Phonix D.I-II (Windsock Datafile 31)
By Peter M. Grosz
Publisher: Albatros Productions Ltd 1992 40 Pages
PDF 21 MB
Founded in April 1914 under the aegis of the parent company in Berlin, the Oesterreichisch-ungarische Albatros-Flugzeugwerke GmbH established an aircraft factory in Wien-Stadlau that would become, after UFAG, the second largest producer of aircraft for the Austro-Hungarian Army and Navy during World War One. Between 1914 and the war's end, 25 prototypes were built and 1078 production aircraft were accepted. On January 27 1917 the oest-ung. Albatros company was purchased by the Castiglioni group and the name was changed to the Phonix Flugzeugwerke AG. Phonix's strength lay in the skill of its aeronautical engineers. The most influential was Diplom-Ingenieur Leo Kirste, who after working in London and Berlin, came to Albatros-Stadlau in October 1914. In 1917, at the age of 25, Kirste was made head of the Phonix design department. The Phonix fighters and C.I reconnaissance biplane were his projects. After the war, Kirste joined Bleriot in Paris-Suresnes for whom he designed many aircraft until forced to leave in 1937 owing to the deteriorating political climate. Kirste's contribution to French aviation was honoured in 1948, when he was elected a Chevalier de la Legion d'Honneur.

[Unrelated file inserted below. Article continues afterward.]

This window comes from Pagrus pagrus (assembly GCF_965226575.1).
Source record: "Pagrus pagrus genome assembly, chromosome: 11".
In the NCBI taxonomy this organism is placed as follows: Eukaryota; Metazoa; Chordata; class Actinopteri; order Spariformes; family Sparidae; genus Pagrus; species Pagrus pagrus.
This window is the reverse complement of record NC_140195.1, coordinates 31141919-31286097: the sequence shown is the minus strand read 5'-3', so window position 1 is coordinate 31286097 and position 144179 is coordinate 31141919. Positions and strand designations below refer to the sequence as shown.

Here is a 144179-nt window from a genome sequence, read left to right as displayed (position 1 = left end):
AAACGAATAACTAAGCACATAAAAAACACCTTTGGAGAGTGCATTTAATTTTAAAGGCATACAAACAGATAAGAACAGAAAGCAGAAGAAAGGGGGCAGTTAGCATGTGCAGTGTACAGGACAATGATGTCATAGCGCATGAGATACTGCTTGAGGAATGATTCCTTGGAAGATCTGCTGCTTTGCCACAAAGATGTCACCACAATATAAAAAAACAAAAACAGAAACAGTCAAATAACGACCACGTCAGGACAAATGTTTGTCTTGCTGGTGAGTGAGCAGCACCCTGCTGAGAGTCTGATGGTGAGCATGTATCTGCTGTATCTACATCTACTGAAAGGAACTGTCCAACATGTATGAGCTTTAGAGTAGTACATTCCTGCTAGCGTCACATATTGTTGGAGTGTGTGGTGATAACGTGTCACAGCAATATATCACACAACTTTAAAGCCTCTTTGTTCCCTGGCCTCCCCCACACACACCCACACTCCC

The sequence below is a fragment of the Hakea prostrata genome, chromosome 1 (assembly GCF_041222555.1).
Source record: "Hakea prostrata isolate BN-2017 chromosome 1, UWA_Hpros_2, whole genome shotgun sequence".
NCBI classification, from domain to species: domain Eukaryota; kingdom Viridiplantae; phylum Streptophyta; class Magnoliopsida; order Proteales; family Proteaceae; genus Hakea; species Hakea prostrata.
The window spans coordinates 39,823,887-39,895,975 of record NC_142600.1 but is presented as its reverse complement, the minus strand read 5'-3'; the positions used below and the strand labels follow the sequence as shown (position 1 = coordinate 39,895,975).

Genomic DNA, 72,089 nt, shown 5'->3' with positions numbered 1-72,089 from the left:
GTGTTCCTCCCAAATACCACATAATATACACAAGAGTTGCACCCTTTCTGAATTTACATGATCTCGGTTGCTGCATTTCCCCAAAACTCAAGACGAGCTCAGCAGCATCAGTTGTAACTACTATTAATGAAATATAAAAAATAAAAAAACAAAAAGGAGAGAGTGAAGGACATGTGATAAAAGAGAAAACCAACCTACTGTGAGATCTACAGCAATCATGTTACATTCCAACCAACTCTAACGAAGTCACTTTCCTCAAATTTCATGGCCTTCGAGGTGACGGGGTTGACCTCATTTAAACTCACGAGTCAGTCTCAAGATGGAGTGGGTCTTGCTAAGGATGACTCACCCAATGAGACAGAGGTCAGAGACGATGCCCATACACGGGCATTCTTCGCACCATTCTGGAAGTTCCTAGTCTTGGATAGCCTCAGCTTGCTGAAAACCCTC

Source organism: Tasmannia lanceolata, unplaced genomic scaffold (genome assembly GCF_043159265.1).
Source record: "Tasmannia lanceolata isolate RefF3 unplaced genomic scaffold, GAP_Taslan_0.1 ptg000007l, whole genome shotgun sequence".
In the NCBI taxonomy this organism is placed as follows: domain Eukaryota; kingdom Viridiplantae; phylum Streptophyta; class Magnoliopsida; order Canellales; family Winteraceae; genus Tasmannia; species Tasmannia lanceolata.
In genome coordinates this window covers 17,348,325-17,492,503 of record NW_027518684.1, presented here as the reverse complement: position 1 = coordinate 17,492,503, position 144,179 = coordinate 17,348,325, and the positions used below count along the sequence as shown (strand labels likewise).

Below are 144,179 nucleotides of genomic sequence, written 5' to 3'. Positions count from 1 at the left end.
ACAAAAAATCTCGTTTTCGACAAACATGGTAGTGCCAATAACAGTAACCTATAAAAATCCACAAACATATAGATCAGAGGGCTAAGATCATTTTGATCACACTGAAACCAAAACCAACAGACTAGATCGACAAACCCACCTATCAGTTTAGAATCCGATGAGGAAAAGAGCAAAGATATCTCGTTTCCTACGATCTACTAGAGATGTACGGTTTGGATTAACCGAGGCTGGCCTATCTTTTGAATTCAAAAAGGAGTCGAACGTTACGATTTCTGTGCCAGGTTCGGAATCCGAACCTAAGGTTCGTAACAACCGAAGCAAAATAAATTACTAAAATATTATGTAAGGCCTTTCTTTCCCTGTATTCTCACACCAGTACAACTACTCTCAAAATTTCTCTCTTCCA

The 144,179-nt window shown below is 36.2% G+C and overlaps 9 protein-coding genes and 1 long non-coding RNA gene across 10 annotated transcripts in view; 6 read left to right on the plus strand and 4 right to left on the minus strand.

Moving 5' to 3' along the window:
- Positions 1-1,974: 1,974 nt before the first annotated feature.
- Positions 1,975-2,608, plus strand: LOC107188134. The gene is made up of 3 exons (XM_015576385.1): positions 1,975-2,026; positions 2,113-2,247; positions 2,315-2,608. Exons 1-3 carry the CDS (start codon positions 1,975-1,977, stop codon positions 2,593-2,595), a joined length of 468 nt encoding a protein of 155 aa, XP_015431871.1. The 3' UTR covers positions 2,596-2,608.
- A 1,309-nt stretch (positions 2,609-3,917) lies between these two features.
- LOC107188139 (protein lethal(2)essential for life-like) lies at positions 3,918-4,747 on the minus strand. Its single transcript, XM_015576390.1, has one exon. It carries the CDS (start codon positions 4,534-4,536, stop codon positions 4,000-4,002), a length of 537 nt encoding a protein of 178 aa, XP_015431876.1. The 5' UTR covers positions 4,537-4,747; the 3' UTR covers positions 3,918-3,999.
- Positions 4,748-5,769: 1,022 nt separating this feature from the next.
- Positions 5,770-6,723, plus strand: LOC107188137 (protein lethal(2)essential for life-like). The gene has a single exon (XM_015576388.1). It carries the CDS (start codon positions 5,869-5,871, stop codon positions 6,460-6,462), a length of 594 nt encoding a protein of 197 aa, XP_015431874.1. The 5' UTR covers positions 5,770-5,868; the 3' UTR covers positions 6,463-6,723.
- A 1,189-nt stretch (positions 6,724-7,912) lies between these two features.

Phonix was also fortunate to have the services of Diplom-Ingenieur Edmund Sparmann, a pre-war pilot and designer who won the Austrian national speed prize piloting a Lohner biplane in 1914. As a reserve officer, Sparmann gained practical experience on the Russian Front before being transferred to the test pilot pool at Aspern in January 1916. Assigned to Albatros in mid-May 1916, Sparmann soon became involved in designing aircraft structures, especially the 'Sparmann' wing. In June 1919, he demonstrated Phonix aircraft in Sweden and settled there as an engineer with AB Enoch Thulins Aeroplanfabrik.
After the war Phonix achieved some success in selling surplus aircraft to Sweden; however, the peace treaty restrictions effectively shut down Austrian aircraft production which, in effect forced Phonix to sell its assets to a woodworking firm in 1921.